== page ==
On December 4, 2019, the PTAB hosted the last installment for 2019 in its “Boardside Chat” webinar series. The program, presented by Deputy Chief Judge Jacqueline Bonilla and Lead Administrative Patent Judge Jessica Kaiser, addressed Motion to Amend practice in IPR proceedings, particularly the recent developments in this area. The program focused on three main topics: the proposed rulemaking on allocations of burden when moving to amend, the motion to amend pilot program, and other amendment options through reissue and reexamination.
First, the panel noted that the proposed rulemaking on the allocation of burden was published October 22, 2019, and the period for public comment closes on December 23, 2019. Under the proposed rule, the Patent Owner carries the burden of showing that a motion to amend complies with certain statutory and regulatory requirements, and the Petitioner carries the burden of showing that the substitute claims proposed by the Patent Owner would be unpatentable. Further, the proposed rule allows the Board, in the interests of justice, to exercise its discretion to grant or deny the motion for any reason supported by the evidence of record. The presenters noted that these proposals simply make clear the burdens that have previously been imposed in practice by the Board.
The proposed rule gives the Board substantial discretion in ruling on motions to amend. The Board may determine that a motion complies with the requirements, even if not expressly stated by the Patent Owner, when there is easily identified and persuasive evidence of compliance and the Petitioner has been given an opportunity to be heard. The PTO expects this will happen only in rare circumstances. Similarly, the Board may deny a motion to amend in the interests of justice, even when Petitioner does not oppose the motion or fails to carry its burden. This might occur when there has been a settlement or the record contains easily identified and persuasive evidence of unpatentability, notwithstanding the Petitioner’s failure to carry its burden. The Board expects that it will rarely need to independently justify a determination of unpatentability.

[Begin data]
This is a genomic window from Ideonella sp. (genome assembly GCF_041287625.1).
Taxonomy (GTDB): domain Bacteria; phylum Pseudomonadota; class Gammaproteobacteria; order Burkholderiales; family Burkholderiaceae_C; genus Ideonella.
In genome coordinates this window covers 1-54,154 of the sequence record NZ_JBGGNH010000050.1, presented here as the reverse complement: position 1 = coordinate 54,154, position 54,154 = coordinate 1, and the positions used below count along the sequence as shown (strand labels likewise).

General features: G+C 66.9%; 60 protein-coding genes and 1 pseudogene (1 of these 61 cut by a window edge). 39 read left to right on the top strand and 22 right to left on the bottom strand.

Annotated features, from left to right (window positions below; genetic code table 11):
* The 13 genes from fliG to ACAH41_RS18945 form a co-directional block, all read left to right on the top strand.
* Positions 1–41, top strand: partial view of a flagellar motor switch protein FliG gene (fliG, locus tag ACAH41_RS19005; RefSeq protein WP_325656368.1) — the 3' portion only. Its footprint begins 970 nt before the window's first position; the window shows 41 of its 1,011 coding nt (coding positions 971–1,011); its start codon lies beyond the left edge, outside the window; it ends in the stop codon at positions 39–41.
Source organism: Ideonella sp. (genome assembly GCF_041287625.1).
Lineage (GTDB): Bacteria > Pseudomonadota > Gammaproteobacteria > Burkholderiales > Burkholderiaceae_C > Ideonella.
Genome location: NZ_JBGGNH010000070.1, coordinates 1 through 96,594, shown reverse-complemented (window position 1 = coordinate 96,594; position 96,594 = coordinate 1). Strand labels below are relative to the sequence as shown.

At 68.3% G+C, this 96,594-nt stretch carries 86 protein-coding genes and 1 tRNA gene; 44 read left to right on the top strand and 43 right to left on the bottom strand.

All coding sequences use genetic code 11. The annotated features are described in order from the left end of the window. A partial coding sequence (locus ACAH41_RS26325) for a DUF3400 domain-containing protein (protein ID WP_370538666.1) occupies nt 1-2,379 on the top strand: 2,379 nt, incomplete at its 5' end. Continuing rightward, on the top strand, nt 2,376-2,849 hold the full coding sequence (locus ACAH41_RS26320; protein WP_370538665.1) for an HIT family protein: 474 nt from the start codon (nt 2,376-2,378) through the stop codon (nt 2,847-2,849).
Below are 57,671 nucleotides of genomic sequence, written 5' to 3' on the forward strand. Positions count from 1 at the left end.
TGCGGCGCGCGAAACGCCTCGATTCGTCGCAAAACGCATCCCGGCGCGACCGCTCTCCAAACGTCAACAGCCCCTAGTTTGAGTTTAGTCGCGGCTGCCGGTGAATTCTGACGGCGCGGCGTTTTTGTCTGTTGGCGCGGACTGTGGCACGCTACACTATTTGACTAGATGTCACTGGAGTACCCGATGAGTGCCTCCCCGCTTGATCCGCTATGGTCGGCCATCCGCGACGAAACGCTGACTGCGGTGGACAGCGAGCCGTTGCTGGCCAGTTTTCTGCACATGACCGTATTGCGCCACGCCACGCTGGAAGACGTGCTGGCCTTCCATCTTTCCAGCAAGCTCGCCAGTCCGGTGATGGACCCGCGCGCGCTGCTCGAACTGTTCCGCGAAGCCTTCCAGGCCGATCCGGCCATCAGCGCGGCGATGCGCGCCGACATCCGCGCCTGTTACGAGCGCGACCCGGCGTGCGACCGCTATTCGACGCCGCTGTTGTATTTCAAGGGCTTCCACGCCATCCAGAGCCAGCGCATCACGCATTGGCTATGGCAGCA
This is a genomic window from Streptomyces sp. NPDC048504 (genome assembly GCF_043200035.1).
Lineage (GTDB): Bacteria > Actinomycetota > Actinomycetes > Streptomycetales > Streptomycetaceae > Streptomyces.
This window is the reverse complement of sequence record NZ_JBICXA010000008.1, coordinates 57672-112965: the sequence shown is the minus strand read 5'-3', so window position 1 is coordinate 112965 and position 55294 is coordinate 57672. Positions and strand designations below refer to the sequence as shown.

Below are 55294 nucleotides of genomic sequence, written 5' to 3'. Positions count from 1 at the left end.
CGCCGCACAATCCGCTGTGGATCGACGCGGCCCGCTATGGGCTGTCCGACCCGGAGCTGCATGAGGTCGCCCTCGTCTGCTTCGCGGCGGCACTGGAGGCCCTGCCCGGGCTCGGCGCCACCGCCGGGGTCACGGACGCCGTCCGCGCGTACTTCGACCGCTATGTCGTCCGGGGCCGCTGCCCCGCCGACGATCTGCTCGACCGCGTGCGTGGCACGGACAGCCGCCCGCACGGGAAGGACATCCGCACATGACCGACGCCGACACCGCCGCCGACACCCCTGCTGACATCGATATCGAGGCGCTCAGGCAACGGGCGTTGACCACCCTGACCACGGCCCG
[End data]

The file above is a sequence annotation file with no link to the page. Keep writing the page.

Second, the panel discussed the motion to amend pilot program. This program applies to all AIA trials instituted after March 15, 2019. It gives a Patent Owner two options that were not previously available before the pilot program: 1) the Patent Owner may ask the Board to review its motion to amend and provide preliminary guidance (“PG”) about the merits of its motion, and/or 2) the Patent Owner may elect to file a revised motion to amend after receiving either the Petitioner’s opposition and/or the Board’s PG. Option 2 is not dependent upon a Patent Owner’s exercising Option 1. The first PG under the pilot program was issued on October, 2019. To date, the panel reported that about 30 motions to amend have been submitted under the pilot program, in about 26 of them, the Patent Owner has requested PG. The Board has issued about a dozen PGs. Of those cases where a revised motion to amend could be filed, all but one elected to filed a revised motion.